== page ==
The HIFα genes are subjected to sophisticated post-transcriptional regulation with that of HIF-3α being the most complicated (Prabhakar and Semenza, 2012). The human HIF-3α gene, for example, has 19 predicted variants that result from the use of different promoters, different transcription initiation sites, and alternative splicing (Duan, 2015). Eight of them have been experimentally shown to encode proteins (Heikkila et al., 2011; Maynard et al., 2003; Pasanen et al., 2010). The mouse Hif-3α locus also gives rise to several different variants, resulting in the full-length HIF-3α, NEPAS (neonatal and embryonic PAS), IPAS (inhibitory PAS) and possibly others (Gu et al., 1998; Makino et al., 2001; Yamashita et al., 2008). These isoforms are often expressed in different tissues, at different developmental stages, and are differentially regulated. They have distinct or even opposite functions when tested by overexpression approaches (Duan, 2015). For instance, while human HIF-3α1, the full-length human HIF-3α, can stimulate HRE-dependent reporter construct activity and up-regulate unique target genes (Gu et al., 1998; Zhang et al., 2014), human HIF-3α4 isoform, a shorter isoform that lacks the TAD domain, inhibits the activity of HIF-1α and HIF-2α (Maynard et al., 2005; Maynard et al., 2007). Similarly, IPAS was shown to inhibit HIF-1α activity (Makino et al., 2001), while NEPAS has weak transcriptional activity and is thought to inhibit HIF-1/2α activity by competing for the common HIFβ in cells with limited amounts of HIFβ (Yamashita et al., 2008). The existence of such a large array of HIF-3α variants has posed enormous challenges to studying HIF-3 biology. While the conventional gene knockout technology has been used to knockout the NEPAS/HIF-3α/IPAS in mice (Yamashita et al., 2008), the interpretation of the results is not straightforward because multiple isoforms are deleted. The new CRISPR/Cas9 genome editing technology makes it possible to address this problem.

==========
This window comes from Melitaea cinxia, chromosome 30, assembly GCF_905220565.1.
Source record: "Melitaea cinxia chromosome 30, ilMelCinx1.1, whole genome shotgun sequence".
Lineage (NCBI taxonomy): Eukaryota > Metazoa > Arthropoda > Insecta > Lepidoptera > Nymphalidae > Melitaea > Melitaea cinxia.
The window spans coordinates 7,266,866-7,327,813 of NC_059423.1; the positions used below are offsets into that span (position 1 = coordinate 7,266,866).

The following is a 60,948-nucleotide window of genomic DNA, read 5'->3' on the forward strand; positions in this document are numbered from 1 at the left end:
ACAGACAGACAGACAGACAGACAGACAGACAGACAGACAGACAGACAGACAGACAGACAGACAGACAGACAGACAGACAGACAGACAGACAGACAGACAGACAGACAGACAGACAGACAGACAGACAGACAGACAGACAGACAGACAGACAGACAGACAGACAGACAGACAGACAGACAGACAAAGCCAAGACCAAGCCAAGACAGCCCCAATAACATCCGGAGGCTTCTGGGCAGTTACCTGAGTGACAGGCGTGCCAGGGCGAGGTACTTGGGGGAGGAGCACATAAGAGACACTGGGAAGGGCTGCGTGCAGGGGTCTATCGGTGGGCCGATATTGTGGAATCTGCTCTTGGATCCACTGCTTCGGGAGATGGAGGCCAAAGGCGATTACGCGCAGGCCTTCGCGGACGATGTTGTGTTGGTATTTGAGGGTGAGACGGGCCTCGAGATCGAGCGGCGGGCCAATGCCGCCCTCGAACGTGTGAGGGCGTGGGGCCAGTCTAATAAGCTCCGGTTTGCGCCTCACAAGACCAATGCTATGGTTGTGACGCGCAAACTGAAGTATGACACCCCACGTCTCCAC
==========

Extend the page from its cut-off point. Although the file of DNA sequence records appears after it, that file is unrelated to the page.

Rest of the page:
Wnts are secreted glycoproteins that play crucial roles in cell fate specification, body axis determination, cell proliferation, and cell migration during embryogenesis (Clevers and Nusse, 2012; MacDonald et al., 2009). The Wnt signaling pathway also regulates stem cell renewal and adult tissue homeostasis. Aberrant expression and/or activation in Wnt signaling leads to many human diseases such as birth defects, cancer, and degenerative disorders (Clevers and Nusse, 2012; MacDonald et al., 2009). In the absence of Wnt ligands, the transcriptional co-activator β-catenin is phosphorylated in the cytoplasm by a protein complex consisting of APC, CK1, Axin, and GSK3β. This leads to β-catenin recognition by the ubiquitin ligase β-TrCP. β-TrCP binds to the N-terminal region of β-catenin in a phosphorylation-dependent manner and promotes β-catenin degradation. The binding of a Wnt ligand to Frizzled and co-receptors inhibits the phosphorylation and degradation of β-catenin. The stabilized β-catenin accumulates and translocates into the nucleus to form complexes with TCF/LEF, and thereby activates target gene expression (Clevers and Nusse, 2012; MacDonald et al., 2009). In addition to the canonical pathway, Wnt also regulates planar cell polarity and Akt/mTOR through non-canonical pathways (Clevers and Nusse, 2012; MacDonald et al., 2009)